Keep in mind that results will vary for different websites and that budgets should be consistent with your marketing goals. High spend advertisers typically have more comprehensive ad campaigns and are likely seeing a positive return on investment (ROI) from AdWords. However, low spend does not necessarily mean that AdWords is not profitable. A business could simply have budget constraints unrelated to AdWords' performance. Also, just because a competitor is investing a lot into AdWords does not mean that you will not be able to compete without a large budget. I recommend starting with conservative spend as you figure out what works for you and test the various options that AdWords has to offer.
For companies that are interested in branding, clicks and engaged visitors are sufficient. However, for most businesses, the ultimate goal is not simply a click, or a website visit, but a sale or a lead. This type of action that we want website visitors to ultimately take on our website is also known as a conversion.
Before you start spending money on AdWords, you will want to determine what you'd like your visitors to do once they come to your website. It's important to understand your end goal so you can properly track and measure results of your ad campaigns.
Think about what you would like your visitors to do once they come to your website. The following are some common conversion goals advertisers have:
Downloads (whitepapers and apps)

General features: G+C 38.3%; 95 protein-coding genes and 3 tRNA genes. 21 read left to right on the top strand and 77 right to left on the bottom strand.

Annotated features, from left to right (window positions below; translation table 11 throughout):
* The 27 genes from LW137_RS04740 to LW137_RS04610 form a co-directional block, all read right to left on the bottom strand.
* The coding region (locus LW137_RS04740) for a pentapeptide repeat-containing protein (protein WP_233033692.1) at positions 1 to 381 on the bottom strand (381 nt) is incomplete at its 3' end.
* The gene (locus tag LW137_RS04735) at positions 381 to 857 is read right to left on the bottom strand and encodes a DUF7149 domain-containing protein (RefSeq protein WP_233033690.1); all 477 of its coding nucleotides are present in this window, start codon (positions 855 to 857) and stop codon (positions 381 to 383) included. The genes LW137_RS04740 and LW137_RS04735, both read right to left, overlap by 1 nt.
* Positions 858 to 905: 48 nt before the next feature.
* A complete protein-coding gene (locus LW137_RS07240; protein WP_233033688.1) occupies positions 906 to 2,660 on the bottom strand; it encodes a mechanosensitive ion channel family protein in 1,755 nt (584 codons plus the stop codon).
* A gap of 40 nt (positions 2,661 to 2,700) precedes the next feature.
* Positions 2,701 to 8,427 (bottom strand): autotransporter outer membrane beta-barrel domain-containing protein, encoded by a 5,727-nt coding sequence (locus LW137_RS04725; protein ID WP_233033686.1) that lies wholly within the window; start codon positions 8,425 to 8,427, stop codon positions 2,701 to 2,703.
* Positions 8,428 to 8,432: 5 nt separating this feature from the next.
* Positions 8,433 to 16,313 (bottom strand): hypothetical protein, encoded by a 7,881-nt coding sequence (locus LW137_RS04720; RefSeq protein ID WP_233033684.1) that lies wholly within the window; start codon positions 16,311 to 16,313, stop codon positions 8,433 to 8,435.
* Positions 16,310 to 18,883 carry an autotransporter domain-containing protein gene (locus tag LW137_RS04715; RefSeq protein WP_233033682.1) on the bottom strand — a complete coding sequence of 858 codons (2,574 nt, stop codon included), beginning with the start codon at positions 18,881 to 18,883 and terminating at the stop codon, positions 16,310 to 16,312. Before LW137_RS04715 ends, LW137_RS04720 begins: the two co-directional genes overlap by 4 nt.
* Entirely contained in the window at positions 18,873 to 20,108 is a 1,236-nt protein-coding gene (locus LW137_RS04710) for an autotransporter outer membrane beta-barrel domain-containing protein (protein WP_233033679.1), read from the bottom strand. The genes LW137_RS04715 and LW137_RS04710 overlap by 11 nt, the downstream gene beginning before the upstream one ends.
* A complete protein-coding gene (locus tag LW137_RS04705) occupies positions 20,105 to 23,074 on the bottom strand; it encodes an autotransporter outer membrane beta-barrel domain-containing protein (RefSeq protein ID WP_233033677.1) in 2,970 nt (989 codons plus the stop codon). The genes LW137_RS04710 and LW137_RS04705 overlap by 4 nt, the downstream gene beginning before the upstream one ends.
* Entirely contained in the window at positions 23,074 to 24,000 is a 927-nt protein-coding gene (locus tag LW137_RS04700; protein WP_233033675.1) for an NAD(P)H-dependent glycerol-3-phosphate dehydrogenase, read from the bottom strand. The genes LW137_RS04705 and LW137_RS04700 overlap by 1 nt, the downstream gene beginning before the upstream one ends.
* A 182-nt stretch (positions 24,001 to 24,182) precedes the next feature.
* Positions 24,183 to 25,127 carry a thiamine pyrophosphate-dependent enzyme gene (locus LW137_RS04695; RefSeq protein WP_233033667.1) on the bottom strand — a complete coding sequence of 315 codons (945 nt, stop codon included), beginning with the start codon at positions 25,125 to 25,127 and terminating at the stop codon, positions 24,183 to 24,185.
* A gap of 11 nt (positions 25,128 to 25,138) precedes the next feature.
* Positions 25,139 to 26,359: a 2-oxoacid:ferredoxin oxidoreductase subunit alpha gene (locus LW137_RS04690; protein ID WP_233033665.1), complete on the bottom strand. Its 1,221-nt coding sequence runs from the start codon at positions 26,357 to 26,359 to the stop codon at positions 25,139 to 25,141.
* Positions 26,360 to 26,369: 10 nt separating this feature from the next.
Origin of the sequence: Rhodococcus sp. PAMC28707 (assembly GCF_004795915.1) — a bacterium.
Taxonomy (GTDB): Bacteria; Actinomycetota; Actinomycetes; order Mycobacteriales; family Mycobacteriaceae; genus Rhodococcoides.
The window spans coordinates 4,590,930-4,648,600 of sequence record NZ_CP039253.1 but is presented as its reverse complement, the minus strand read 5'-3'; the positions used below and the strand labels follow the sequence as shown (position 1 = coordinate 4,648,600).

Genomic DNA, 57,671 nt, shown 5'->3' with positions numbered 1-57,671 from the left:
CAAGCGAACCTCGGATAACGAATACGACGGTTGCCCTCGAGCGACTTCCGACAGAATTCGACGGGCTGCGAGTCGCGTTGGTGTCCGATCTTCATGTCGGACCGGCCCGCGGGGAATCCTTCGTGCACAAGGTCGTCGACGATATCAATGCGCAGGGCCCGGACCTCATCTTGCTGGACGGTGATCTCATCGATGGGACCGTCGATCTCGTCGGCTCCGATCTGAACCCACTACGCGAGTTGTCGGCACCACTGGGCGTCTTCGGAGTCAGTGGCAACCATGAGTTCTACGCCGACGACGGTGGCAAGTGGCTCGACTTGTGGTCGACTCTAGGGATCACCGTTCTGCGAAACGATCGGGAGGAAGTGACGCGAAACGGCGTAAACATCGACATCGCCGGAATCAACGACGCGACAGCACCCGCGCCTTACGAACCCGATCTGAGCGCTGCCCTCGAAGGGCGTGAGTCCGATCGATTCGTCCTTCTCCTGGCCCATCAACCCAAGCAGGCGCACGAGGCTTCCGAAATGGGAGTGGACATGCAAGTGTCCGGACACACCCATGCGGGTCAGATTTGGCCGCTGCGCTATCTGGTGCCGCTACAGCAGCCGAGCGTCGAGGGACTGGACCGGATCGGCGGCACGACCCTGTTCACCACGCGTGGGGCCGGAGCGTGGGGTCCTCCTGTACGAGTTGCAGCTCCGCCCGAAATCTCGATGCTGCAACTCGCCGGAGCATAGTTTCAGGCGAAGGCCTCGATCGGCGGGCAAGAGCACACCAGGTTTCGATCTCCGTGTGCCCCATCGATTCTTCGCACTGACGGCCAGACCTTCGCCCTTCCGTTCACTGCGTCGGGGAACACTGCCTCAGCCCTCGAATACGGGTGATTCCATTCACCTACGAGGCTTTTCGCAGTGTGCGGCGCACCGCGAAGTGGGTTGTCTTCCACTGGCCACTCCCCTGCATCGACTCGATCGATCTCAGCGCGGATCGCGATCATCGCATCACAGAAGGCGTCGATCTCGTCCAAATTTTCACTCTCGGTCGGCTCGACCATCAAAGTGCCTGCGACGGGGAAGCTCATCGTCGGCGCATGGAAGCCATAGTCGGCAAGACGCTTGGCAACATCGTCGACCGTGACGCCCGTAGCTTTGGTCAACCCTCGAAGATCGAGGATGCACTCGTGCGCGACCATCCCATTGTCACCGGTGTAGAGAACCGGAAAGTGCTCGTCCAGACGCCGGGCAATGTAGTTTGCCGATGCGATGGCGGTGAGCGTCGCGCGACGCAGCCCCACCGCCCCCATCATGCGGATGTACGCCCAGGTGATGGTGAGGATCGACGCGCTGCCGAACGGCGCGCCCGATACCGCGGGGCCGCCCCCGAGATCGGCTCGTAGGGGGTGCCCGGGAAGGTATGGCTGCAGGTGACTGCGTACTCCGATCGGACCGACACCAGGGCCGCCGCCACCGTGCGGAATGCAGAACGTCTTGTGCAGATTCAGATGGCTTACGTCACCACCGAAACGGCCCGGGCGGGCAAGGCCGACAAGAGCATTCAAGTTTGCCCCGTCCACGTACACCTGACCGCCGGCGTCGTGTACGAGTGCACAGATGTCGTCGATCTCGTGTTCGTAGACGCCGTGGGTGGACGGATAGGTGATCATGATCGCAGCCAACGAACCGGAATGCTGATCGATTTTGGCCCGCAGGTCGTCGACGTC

Visits to a particular page, such as the contact page
The goal of online ads is to get as many visitors as possible to take the actions you previously identified. In essence, you'll try to maximize clicks that result in conversions and optimize the ad to increase your conversion rate.
Conversion rate is the number of conversions (sales, leads, and so on) divided by the number of clicks received during a set time period. For example, if you received 5 online leads (conversions) out of 100 clicks from AdWords, your conversion rate would be 5 percent.
Conversion rate = Conversions / Clicks x 100
Conversion rates vary based on a variety of factors, including a website's look and feel and how easy or difficult it is for visitors to get through the conversion process. You can get an idea of how your website converts and how many visitors are completing your desired actions in your Google Analytics account, or through other web analytics programs you may be using.